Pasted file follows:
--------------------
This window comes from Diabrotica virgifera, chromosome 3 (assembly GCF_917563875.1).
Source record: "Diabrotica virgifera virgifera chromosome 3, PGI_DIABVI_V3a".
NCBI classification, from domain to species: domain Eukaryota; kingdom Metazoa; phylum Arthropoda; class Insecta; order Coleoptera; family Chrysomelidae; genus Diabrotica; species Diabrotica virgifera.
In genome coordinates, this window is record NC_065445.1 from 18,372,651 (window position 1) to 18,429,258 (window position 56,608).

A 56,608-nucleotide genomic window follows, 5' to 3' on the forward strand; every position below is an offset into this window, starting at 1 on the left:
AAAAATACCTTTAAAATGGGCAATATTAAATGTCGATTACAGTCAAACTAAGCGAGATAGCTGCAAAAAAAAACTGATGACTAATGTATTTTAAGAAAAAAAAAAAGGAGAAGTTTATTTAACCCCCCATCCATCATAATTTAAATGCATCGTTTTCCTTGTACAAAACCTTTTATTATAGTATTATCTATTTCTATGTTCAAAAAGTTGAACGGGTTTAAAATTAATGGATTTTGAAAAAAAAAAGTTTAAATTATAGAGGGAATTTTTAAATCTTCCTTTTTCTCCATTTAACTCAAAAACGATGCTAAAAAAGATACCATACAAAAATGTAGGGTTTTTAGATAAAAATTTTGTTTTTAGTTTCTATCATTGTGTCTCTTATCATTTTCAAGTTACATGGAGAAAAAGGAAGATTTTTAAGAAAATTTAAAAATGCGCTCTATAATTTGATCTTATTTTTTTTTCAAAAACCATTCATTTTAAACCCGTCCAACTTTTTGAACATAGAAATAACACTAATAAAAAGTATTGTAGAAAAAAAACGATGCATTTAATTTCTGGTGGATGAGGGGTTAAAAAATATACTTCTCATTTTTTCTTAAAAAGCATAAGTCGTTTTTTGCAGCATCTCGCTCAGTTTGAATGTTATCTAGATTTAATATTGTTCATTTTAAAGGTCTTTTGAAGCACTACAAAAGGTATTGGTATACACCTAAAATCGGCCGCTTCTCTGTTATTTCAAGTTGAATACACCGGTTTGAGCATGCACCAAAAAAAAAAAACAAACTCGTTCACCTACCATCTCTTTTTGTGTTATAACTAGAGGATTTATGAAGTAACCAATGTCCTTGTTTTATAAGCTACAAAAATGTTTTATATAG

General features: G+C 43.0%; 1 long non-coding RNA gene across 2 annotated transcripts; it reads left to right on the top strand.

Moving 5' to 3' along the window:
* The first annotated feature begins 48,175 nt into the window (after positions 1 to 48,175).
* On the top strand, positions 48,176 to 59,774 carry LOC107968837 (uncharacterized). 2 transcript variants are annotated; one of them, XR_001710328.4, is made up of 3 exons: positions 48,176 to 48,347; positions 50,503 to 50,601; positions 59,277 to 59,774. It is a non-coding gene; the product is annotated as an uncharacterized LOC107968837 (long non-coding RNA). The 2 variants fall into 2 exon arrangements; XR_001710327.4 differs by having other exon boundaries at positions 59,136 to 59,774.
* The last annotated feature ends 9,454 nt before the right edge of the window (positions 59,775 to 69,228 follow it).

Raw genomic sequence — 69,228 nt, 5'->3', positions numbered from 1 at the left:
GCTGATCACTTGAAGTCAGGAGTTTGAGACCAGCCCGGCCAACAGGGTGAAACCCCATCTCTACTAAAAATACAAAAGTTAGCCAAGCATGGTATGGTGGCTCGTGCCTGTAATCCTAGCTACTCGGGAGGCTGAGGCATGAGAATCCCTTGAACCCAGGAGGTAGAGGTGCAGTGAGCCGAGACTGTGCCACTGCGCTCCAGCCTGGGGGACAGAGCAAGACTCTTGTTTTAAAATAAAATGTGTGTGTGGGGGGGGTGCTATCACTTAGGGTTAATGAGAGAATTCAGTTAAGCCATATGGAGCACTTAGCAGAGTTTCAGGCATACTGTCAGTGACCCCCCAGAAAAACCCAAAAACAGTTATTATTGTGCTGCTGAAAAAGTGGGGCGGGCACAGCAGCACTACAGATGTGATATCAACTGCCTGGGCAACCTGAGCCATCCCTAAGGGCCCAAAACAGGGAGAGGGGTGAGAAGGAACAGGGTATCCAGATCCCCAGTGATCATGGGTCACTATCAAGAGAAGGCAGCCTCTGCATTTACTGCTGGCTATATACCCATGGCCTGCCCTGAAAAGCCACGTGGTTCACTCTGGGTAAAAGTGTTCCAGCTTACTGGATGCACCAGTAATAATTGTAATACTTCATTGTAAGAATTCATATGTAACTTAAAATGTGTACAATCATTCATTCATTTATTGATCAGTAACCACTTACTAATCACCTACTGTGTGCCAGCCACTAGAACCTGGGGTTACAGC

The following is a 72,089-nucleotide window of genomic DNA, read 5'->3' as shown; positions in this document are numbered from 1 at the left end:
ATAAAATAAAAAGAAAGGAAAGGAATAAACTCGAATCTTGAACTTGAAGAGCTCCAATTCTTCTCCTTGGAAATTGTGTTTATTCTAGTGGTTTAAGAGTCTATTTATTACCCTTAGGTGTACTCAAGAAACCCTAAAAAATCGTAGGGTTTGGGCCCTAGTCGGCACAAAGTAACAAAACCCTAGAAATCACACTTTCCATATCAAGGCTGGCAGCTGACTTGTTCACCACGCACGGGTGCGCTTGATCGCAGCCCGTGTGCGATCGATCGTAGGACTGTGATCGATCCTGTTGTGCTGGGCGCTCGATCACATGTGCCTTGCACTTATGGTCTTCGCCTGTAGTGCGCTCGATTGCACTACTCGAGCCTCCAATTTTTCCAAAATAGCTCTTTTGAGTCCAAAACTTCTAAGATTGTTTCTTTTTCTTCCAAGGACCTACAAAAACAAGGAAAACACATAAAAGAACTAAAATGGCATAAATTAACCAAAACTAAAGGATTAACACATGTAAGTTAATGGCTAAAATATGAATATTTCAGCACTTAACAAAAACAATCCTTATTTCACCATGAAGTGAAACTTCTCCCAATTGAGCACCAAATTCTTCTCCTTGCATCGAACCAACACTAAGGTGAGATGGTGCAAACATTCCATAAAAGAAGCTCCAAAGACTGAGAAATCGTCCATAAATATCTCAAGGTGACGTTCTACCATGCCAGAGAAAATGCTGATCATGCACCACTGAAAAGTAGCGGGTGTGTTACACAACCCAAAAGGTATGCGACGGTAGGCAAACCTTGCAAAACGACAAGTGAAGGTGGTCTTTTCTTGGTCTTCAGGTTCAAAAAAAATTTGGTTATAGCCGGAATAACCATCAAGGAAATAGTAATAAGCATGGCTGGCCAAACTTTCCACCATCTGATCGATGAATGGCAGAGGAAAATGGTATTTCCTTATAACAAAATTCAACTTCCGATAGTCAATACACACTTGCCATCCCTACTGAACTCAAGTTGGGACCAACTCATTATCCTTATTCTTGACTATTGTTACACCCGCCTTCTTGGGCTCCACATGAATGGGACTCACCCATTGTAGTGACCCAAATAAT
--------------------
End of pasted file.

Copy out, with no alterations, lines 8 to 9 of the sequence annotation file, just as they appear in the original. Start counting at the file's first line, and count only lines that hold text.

Moving 5' to 3' along the window:
* The first annotated feature begins 48,175 nt into the window (after positions 1 to 48,175).